Tonight I read an article on facebook about motherhood that I resonated with so much that I had to share it. I want to share with you my own lowest point of motherhood. I will save the commentary for the end. I hope you'll read this to the end.
By 20 years old, I had purchased my first home and had a beautiful baby. I also had a picture in my head of what things should be like. When you flip through the parenting magazines while you're pregnant you see all those pictures of beautiful moms cuddling sweet, sleeping babies in beautiful homes. I read all the books, watched Dr. Brazelton faithfully. I was determined to do this motherhood thing right. Unfortunately, my children didn't read the books. They didn't follow the scripts that I had written for them in my head.
One morning, I'm struggling to get my oldest ready for school, my second ready for daycare, and myself ready for work. That involved packing every one's lunch, making sure Amanda had all her books, she went to Catholic school and the girls had to wear little red ties that always seemed to be missing in the mornings. It was the first really cold day and we needed our winter coats unexpectedly. I pulled out the winters coats from the year before. That's when the tug of war began.
Amanda refused to put on the coat. I try to explain that it was cold and it was the only coat she had. She wasn't having it. I tried to explain that it was the same leopard coat that she begged me for the year before. She wasn't having it. I explained that we were going to be late. She refused. I even tried to bribe her by telling her that she could pick out any coat she wanted later if only she put on the leopard coat for now. After what felt like half an hour I had had enough. The baby had her coat on and I had my coat on and we were sweating! I forcefully put the coat on Amanda. She took it off. I put it back on her. She took it off. This went on and on. Needless to say there was yelling and screaming and a baby crying and Amanda was crying.
After much drama, we all had our coats on, still crying, still sweating. I pick up the baby, the diaper bag, the lunch bags, the school bag, my purse and I plow through the door..... Amanda was in front of me and she refused to open the door. Only I didn't realize that until her face hit the storm door!! I felt like the worst mother in the entire universe. As if losing my temper and yelling like a crazy lady wasn't enough, she now had a bloody nose from hitting the door. Her eyes were red and puffy from crying, her face was red from screaming and sweating, and her poor little nose was red and brused. I had officially earned the worst mother of the year award and all I was trying to do was make sure she was warm enough!!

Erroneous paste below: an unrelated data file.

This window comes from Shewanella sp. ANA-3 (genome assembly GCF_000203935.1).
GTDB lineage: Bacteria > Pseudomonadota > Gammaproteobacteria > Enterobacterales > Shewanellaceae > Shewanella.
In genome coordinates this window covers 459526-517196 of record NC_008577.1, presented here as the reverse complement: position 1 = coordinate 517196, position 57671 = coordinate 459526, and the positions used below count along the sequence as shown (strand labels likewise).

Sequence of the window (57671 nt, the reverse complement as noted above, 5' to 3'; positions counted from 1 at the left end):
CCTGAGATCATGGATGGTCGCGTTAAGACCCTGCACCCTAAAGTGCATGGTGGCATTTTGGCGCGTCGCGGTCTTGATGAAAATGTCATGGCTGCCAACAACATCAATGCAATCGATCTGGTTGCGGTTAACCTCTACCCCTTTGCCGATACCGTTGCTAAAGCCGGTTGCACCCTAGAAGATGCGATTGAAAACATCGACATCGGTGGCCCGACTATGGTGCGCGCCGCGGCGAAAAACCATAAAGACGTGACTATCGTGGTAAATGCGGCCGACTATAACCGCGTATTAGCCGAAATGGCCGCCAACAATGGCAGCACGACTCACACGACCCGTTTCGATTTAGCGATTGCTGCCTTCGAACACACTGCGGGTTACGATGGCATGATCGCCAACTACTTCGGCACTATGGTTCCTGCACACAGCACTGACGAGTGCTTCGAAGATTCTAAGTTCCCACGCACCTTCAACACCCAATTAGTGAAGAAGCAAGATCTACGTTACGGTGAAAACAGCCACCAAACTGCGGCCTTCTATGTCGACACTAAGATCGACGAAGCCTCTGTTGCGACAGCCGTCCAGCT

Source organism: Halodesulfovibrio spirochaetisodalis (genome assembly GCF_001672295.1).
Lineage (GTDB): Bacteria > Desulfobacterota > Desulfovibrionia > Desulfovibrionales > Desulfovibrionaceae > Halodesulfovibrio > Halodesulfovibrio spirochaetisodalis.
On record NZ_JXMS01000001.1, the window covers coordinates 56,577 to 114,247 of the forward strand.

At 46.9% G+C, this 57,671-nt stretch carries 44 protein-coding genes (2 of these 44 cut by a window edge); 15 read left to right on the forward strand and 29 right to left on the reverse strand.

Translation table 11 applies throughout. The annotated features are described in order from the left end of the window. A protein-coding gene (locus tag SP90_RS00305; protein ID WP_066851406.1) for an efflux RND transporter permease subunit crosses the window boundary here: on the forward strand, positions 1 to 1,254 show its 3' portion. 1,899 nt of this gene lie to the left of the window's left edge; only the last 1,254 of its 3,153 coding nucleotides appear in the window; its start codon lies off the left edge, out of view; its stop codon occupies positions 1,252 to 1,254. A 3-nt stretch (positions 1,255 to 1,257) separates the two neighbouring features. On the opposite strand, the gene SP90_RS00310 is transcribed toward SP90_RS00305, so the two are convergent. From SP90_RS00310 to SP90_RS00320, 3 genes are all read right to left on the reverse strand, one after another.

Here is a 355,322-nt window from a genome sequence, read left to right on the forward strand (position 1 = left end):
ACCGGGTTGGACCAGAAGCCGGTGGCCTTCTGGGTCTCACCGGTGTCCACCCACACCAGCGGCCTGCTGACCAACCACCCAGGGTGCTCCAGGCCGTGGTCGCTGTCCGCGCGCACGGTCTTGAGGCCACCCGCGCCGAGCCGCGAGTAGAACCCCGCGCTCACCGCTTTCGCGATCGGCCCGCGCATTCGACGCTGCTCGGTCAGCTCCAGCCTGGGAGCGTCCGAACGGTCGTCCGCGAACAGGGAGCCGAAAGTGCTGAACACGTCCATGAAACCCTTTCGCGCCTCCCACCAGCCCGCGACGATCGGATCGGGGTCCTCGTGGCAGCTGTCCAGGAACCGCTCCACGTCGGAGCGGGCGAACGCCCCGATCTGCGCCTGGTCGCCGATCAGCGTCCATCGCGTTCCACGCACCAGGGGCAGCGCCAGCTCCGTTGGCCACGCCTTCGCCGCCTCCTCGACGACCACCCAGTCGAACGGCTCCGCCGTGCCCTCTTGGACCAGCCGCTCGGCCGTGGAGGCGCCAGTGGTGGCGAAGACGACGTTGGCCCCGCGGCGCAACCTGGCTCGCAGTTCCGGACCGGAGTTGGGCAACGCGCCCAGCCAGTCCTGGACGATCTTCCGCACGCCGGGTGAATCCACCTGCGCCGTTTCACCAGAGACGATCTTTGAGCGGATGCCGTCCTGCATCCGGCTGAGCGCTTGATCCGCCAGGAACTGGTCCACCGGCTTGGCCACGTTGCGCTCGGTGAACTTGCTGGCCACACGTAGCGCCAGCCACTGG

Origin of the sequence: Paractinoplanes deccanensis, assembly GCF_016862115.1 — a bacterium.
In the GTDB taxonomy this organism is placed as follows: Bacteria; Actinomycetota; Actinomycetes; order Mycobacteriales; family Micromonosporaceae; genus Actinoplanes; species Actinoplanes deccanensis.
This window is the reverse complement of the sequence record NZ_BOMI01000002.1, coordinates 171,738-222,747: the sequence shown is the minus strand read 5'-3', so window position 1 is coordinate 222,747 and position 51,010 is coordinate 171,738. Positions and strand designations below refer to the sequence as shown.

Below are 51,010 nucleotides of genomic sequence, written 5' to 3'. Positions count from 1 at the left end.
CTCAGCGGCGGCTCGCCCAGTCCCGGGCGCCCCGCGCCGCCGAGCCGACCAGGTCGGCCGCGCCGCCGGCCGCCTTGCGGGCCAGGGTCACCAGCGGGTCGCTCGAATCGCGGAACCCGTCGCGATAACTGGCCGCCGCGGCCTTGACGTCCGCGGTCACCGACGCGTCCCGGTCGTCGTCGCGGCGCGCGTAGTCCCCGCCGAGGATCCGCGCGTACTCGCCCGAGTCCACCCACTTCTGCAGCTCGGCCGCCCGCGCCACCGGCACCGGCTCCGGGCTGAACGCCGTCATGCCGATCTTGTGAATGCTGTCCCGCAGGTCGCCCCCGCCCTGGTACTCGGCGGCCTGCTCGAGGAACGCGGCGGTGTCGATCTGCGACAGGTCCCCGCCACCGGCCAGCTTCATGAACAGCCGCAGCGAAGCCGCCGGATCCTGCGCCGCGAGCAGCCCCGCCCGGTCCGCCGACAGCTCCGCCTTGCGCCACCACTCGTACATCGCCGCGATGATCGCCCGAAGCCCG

Since by this point she's late for school, I needed to sign her in. So I park the car, take the baby out of the car seat and walk her into the school. Sister Mary Katherine asks me why we're late. That's when I fell apart. I tell her we had a rough morning and I start sobbing like a baby. Sister hands the baby off to another nun and Amanda is sent off to class. I'm escorted into Sister's office where she asks me if I lose control often. That really sends me over the edge!! I didn't want to admit it but I was at my breaking point that morning. I really did feel like I was out of control.
The reason I am sharing this story is twofold. First and foremost I want new moms to know that sometimes motherhood sucks and it's okay to admit that some days are really rough. That doesn't make you a bad mother. That doesn't mean you're weak. The second reason is that I want to give people, not just moms, permission to say "hey, I need some help". It's okay to be vulnerable. It's okay to not be perfect all the time. When we "put on airs" and pretend that we have everything under control it makes it more difficult for us to ask for help and it also makes the rest of us feel like we suck because we have days when everything seems to be falling apart.
When we are willing to be vulnerable we give others permission to do the same. Right now, I'm thinking of a neighbor named, Olga Santiago. When my third child was born I had to have my tonsils out. One day she stopped over to see the baby and she saw that I was a mess. She took my kids to her house and feed them, bathed the baby and put them to bed so that I could sleep and recover. I didn't ask for the help, she understood what I was dealing with and she stepped up. I wish I knew where she is right now so that I could tell her how much that meant to me. Ask for help when you need it and offer the help when someone else needs it. If we all support each other then everyone is taking care of.
Children are, without a doubt, wonderful gifts from God. They are also born with a special power that makes them able to send you to the very edge of sanity. Before I had children I would look at moms grabbing their kid by the back of neck and think to myself "OMG! some people just shouldn't have kids!" Now I see those moms and say I little prayer for them because I know what it feels like to be on the edge of insanity.